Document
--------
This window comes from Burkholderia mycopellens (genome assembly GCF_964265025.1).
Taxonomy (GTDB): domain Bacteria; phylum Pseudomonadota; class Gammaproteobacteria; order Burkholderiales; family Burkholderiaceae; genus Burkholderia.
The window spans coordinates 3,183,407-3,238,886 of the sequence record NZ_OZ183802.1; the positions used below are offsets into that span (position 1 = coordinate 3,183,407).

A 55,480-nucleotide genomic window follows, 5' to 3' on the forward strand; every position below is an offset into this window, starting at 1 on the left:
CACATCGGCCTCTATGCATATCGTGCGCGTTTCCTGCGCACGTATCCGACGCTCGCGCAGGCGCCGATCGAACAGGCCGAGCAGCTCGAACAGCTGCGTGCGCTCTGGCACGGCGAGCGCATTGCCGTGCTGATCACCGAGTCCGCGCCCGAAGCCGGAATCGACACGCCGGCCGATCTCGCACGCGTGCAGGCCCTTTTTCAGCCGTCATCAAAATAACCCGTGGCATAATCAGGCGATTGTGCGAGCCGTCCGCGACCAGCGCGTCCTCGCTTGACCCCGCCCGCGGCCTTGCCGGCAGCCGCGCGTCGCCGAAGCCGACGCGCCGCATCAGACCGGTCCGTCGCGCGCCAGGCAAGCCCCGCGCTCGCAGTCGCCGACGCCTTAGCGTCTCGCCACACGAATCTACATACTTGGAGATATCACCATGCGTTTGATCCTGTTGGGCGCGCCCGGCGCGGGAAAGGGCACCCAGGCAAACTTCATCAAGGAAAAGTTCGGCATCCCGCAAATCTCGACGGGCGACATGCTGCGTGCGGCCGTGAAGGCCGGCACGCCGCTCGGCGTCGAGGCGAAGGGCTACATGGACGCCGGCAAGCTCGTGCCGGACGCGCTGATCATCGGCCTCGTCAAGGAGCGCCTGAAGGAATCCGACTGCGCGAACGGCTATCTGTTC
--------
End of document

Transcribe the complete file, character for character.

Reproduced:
This window comes from Burkholderia mycopellens (genome assembly GCF_964265025.1).
Taxonomy (GTDB): domain Bacteria; phylum Pseudomonadota; class Gammaproteobacteria; order Burkholderiales; family Burkholderiaceae; genus Burkholderia.
The window spans coordinates 3,183,407-3,238,886 of the sequence record NZ_OZ183802.1; the positions used below are offsets into that span (position 1 = coordinate 3,183,407).

A 55,480-nucleotide genomic window follows, 5' to 3' on the forward strand; every position below is an offset into this window, starting at 1 on the left:
CACATCGGCCTCTATGCATATCGTGCGCGTTTCCTGCGCACGTATCCGACGCTCGCGCAGGCGCCGATCGAACAGGCCGAGCAGCTCGAACAGCTGCGTGCGCTCTGGCACGGCGAGCGCATTGCCGTGCTGATCACCGAGTCCGCGCCCGAAGCCGGAATCGACACGCCGGCCGATCTCGCACGCGTGCAGGCCCTTTTTCAGCCGTCATCAAAATAACCCGTGGCATAATCAGGCGATTGTGCGAGCCGTCCGCGACCAGCGCGTCCTCGCTTGACCCCGCCCGCGGCCTTGCCGGCAGCCGCGCGTCGCCGAAGCCGACGCGCCGCATCAGACCGGTCCGTCGCGCGCCAGGCAAGCCCCGCGCTCGCAGTCGCCGACGCCTTAGCGTCTCGCCACACGAATCTACATACTTGGAGATATCACCATGCGTTTGATCCTGTTGGGCGCGCCCGGCGCGGGAAAGGGCACCCAGGCAAACTTCATCAAGGAAAAGTTCGGCATCCCGCAAATCTCGACGGGCGACATGCTGCGTGCGGCCGTGAAGGCCGGCACGCCGCTCGGCGTCGAGGCGAAGGGCTACATGGACGCCGGCAAGCTCGTGCCGGACGCGCTGATCATCGGCCTCGTCAAGGAGCGCCTGAAGGAATCCGACTGCGCGAACGGCTATCTGTTC